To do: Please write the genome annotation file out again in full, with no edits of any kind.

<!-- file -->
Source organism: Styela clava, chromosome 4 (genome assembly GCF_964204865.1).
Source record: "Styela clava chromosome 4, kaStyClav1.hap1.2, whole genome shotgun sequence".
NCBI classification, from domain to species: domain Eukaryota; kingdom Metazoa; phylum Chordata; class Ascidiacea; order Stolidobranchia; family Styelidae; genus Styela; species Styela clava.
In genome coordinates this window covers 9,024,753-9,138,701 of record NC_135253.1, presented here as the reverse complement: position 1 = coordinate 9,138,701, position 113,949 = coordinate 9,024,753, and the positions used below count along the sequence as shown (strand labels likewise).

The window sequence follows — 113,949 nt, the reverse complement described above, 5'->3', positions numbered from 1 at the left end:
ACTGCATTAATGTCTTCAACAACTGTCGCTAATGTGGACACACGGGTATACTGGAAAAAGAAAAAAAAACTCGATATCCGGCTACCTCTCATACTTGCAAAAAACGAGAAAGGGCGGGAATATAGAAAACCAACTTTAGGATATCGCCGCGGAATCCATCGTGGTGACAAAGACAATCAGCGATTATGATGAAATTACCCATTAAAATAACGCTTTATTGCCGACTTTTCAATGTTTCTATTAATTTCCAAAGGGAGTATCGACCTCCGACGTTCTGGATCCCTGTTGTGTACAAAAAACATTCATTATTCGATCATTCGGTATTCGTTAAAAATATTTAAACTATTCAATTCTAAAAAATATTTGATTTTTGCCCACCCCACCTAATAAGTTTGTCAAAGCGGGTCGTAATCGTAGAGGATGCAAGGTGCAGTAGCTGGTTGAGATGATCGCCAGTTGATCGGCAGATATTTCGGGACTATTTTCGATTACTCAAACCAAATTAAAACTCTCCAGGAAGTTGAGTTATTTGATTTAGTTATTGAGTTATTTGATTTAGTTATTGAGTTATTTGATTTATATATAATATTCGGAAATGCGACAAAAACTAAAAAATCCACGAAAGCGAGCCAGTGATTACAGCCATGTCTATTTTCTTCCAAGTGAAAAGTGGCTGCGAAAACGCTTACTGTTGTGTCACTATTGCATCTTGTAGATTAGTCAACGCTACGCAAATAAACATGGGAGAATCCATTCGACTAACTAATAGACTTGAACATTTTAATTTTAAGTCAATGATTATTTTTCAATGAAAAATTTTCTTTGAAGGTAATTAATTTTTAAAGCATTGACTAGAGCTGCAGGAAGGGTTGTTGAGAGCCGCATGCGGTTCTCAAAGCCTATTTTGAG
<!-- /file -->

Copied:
Source organism: Styela clava, chromosome 4 (genome assembly GCF_964204865.1).
Source record: "Styela clava chromosome 4, kaStyClav1.hap1.2, whole genome shotgun sequence".
NCBI classification, from domain to species: domain Eukaryota; kingdom Metazoa; phylum Chordata; class Ascidiacea; order Stolidobranchia; family Styelidae; genus Styela; species Styela clava.
In genome coordinates this window covers 9,024,753-9,138,701 of record NC_135253.1, presented here as the reverse complement: position 1 = coordinate 9,138,701, position 113,949 = coordinate 9,024,753, and the positions used below count along the sequence as shown (strand labels likewise).

The window sequence follows — 113,949 nt, the reverse complement described above, 5'->3', positions numbered from 1 at the left end:
ACTGCATTAATGTCTTCAACAACTGTCGCTAATGTGGACACACGGGTATACTGGAAAAAGAAAAAAAAACTCGATATCCGGCTACCTCTCATACTTGCAAAAAACGAGAAAGGGCGGGAATATAGAAAACCAACTTTAGGATATCGCCGCGGAATCCATCGTGGTGACAAAGACAATCAGCGATTATGATGAAATTACCCATTAAAATAACGCTTTATTGCCGACTTTTCAATGTTTCTATTAATTTCCAAAGGGAGTATCGACCTCCGACGTTCTGGATCCCTGTTGTGTACAAAAAACATTCATTATTCGATCATTCGGTATTCGTTAAAAATATTTAAACTATTCAATTCTAAAAAATATTTGATTTTTGCCCACCCCACCTAATAAGTTTGTCAAAGCGGGTCGTAATCGTAGAGGATGCAAGGTGCAGTAGCTGGTTGAGATGATCGCCAGTTGATCGGCAGATATTTCGGGACTATTTTCGATTACTCAAACCAAATTAAAACTCTCCAGGAAGTTGAGTTATTTGATTTAGTTATTGAGTTATTTGATTTAGTTATTGAGTTATTTGATTTATATATAATATTCGGAAATGCGACAAAAACTAAAAAATCCACGAAAGCGAGCCAGTGATTACAGCCATGTCTATTTTCTTCCAAGTGAAAAGTGGCTGCGAAAACGCTTACTGTTGTGTCACTATTGCATCTTGTAGATTAGTCAACGCTACGCAAATAAACATGGGAGAATCCATTCGACTAACTAATAGACTTGAACATTTTAATTTTAAGTCAATGATTATTTTTCAATGAAAAATTTTCTTTGAAGGTAATTAATTTTTAAAGCATTGACTAGAGCTGCAGGAAGGGTTGTTGAGAGCCGCATGCGGTTCTCAAAGCCTATTTTGAG